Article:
Turning now to FIG. 11, a second embodiment of the test tube rack, substantially similar to the first embodiment (with like parts have similar numbers incremented by 100), is shown. The test tube rack 200 is a tubular member 202, preferably of a transparent material, having a relatively thick wall 204 defining a plurality of cavities or holes 210a, 210b, 210c shaped to receive the containment portions 13 of the modified test tubes 10. The holes 210a, 210b, 210c include a mouth or entrance 212a, 212b, 212c which may be chamfered to engage a neck portion 18 of the modified test tube 10. The thickness of the wall 204 is such that support is provided for a test tube 10 extending through a hole without any further support for the test tube. The thick wall 204 has an upper lip 224 and a bottom lip 252. The top lip 224 is provided with several notches 260a-c at regular intervals around the circumference of the top lip. Likewise the bottom lip 252 is provided with several notches 262a-c (262d not shown). A disc-shaped connecting cover 266 is provided as a cover for the rack and as a means for easily stacking the racks. The connecting cover 266 has an upper side 268 and a lower side 270. The upper side 268 has several upper nubs 272a-d around the periphery of the upper side 268 of the cover, of a shape, size and number corresponding to the notches 260a-d provided in the top lip. Likewise, the lower side 270 has several lower nubs 274a-d (274d not shown) around the periphery of the lower side 270 of the cover, of a shape, size and number corresponding to the notches 262a-d provided in the bottom lip 252. The connecting cover is applied over the upper lip 224 of the lower rack in the stack such that lower nubs 274a-d on the lower side 270 of the connecting cover seat in the notches 260a-d of the upper lip 274. The upper rack in the stack is then seated onto the connecting cover 266 such that the notches 262a-d seat on the upper nubs 272a-d on the upper side 268 of connecting cover 266. As a result, the racks can be stacked in a relatively stable manner, and similar advantages are attained as in the first embodiment. It will be appreciated that the connecting cover further serves as a divider between a stack of racks preventing any material, e.g. a broken test tube, from falling through a lower rack in a stack. It will be further appreciated that the connecting cover can be designed to be integral with the top or bottom portions of a rack.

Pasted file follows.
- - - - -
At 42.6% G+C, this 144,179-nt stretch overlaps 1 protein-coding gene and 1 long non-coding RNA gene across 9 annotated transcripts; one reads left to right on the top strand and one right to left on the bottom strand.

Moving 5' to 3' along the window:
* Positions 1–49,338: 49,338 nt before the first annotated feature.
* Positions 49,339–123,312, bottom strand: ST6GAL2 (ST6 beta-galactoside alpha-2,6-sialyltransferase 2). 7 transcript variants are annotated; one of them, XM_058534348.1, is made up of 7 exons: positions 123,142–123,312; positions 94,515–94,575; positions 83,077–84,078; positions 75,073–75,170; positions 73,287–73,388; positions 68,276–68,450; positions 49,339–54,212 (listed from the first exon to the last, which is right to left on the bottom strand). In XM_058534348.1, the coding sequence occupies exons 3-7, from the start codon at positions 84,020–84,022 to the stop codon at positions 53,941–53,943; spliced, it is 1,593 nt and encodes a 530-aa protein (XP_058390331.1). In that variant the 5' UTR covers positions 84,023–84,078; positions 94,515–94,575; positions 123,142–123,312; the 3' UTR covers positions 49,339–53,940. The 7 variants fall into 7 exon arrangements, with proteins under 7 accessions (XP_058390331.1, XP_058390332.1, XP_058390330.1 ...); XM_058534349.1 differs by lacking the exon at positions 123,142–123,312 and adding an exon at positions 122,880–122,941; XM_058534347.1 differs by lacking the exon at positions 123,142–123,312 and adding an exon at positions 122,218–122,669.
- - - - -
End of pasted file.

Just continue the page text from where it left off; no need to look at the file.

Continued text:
There have been described and illustrated herein several embodiments of a test tube and a rack for receiving the test tube. While particular embodiments of the invention have been described, it is not intended that the invention be limited thereto, as it is intended that the invention be as broad in scope as the art will allow and that the specification be read likewise. Thus, while glass and plastic have been disclosed as materials for constructing the test tube and the rack, it will be appreciated that other materials may be used as well. Also, while a stopper and a screw top have been disclosed for sealing the test tube, it will be understood that other sealing means can be similarly used. For example, the mouth can be modified for an aerobic/anaerobic cap if desired. In addition, the inside of the containment portion can be circular, oval, or otherwise shaped. Furthermore, the connection between the containment and neck portions can be as shown or curved. Moreover, while the neck is disclosed to angle upwards approximately 45° relative to the flattened bottom surface or to the legs, it will be appreciated that the angle may be greater than or less than 45°, as the exact angle is not critical. Rather, what is critical is that the angle of the neck portion relative to the containment portion in conjunction with the length of the neck relative to the length of the containment portion should provide a test tube which can be seated in a stable position on its flattened bottom surface and further provide a mouth location that will prevent the test tube contents from spilling therefrom when the test tube is seated. Also, the diameter of the neck and containment portions can be substantially the same or different. In addition, while a single side arm is shown on the neck portion of the test tube, it will be appreciated that one or more side arms may likewise be provided on the neck portion or containment portion of the test tube. Furthermore, the mouth opening or lip can be angled relative to or parallel with the flat bottom surface.